The starting-off point of Shakespeare's Loves Labour's Lost is impossible (men getting together with the express purpose of choosing learning over love), and the track record of Shakespearean musicals is not auspicious. But for the New York premiere of Kenneth Mitchell's adaptation, known as Loves Labour's Lost: The Musical, the American Globe Theatre had the great good fortune to be showcasing the music of Bob McDowell, and a cast of good men and better women.
LLL: The Musical is good enough as Shakespeare, but it's terrific as a musical. McDowell's score shows an understanding and appreciation of Shakespeare, '30s musical comedy, and exploring character in songs that should have a life outside the play they're in. The silly set-up is winningly explicated in "From Today," where the King of Navarre (Graham Stevens) assembles his cronies: Dumaine, a dancer from Hollywood (Geoffrey Barnes); Longaville, an artist (Ross Stoner); and Berowne, a Scotsman complete with kilt (Trent Dawson), and they agree to his proposition that there be, as the sign on stage proclaims, No Women Allowed. Well, except for the previously planned visit of the Princess of France and her court.
And while the men had a good sense of the fun that directors John Basil and Kenneth Noel Mitchell encouraged (no lack of slapstick and double-takes), the women gently, casually, and exquisitely took control of the men, the music, and the play. The Princess (Kelley McKinnon), the aviatrix Rosaline (Alyson Reim), the '30s Hollywood blonde Katherine (Carey Urban), and the classy brunette Maria (Kimberly Kay) sing "A Cautionary Tale," admonishing each other to "never take a man at his word," and it's clear the men are goners. Katherine, Maria, and Rosaline each have enchanting (albeit short) songs that whetted the appetite for more music, and more of their charm. And there's the rub -- this musical's music is so evocative and flat-out good that it sometimes felt as though there's too much Loves Labour's Lost and not enough The Musical.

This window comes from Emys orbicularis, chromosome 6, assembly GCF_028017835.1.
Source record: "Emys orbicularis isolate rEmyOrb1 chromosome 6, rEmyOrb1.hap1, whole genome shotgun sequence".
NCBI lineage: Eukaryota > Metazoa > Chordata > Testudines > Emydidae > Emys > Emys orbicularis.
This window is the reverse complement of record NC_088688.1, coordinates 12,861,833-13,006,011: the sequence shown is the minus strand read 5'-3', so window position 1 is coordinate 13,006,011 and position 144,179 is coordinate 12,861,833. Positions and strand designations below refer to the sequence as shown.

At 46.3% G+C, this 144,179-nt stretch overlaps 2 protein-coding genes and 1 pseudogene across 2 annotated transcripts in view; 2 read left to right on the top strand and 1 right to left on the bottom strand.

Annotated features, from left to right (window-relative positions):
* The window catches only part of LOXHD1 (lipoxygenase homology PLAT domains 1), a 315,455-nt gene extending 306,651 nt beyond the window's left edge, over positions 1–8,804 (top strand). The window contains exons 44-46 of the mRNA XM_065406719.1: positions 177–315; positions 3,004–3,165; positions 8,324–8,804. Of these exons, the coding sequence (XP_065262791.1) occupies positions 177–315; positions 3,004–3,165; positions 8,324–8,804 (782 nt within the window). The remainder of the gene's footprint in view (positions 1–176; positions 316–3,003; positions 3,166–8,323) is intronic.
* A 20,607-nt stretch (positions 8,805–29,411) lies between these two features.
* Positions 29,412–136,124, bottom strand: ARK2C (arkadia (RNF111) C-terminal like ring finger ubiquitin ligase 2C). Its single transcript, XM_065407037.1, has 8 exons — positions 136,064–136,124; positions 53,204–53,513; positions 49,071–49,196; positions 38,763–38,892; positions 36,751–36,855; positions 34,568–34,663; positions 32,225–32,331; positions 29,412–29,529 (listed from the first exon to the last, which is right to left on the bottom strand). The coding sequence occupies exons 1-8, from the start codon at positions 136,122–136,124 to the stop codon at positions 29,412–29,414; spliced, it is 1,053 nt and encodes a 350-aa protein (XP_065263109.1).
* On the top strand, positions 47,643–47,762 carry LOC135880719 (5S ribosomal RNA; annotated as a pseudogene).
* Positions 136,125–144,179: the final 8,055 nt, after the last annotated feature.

So when Dawson sang "I'm in Love!" full of confusion and surprise, or Reim beautifully performed "Don't Come Near My Heart," a song that could become a cabaret standard, there was nothing Lost about it. The men closed Act I with the declaration "C'est la Guerre" and the women opened Act II with "How to Handle a Man," and characters and audience were both well-served. And with the plot's pairing off of characters established, the men's comic number "Russians Four" was beautifully set off by the women's misleading the men to make fools of them. But gosh, there's an awful lot of talk in between.
The setting has been changed to a Spanish villa in 1932 (set designed by James A. Bazewicz), most likely to accommodate the Don Armado of Justin Ray Thompson, in a gem of a comic performance. He was ably matched by Elizabeth Keefe's Jacquenetta, whom McDowell endows with a fine musical number of her own. Mark Hankla's lighting was almost cinematic, putting singers in spotlights and coloring the action for comic effect, and Terry Leong's costumes were lush and glamorous. There was a recent, less-than-successful film version of LLL that used a '30s setting and known '30s songs, but faltered by not going all the way with music or Shakespeare. Remember, it's Cole Porter's Kiss Me, Kate, not Shakespeare's. Note to McDowell -- this is your show, make it yours even more.
Also with Andrew Thacher, Karen Macleod, Basil Rodericks, Rainard Rachele, Julia Cook, and J.B. McLendon.
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Copyright 2003 David Mackler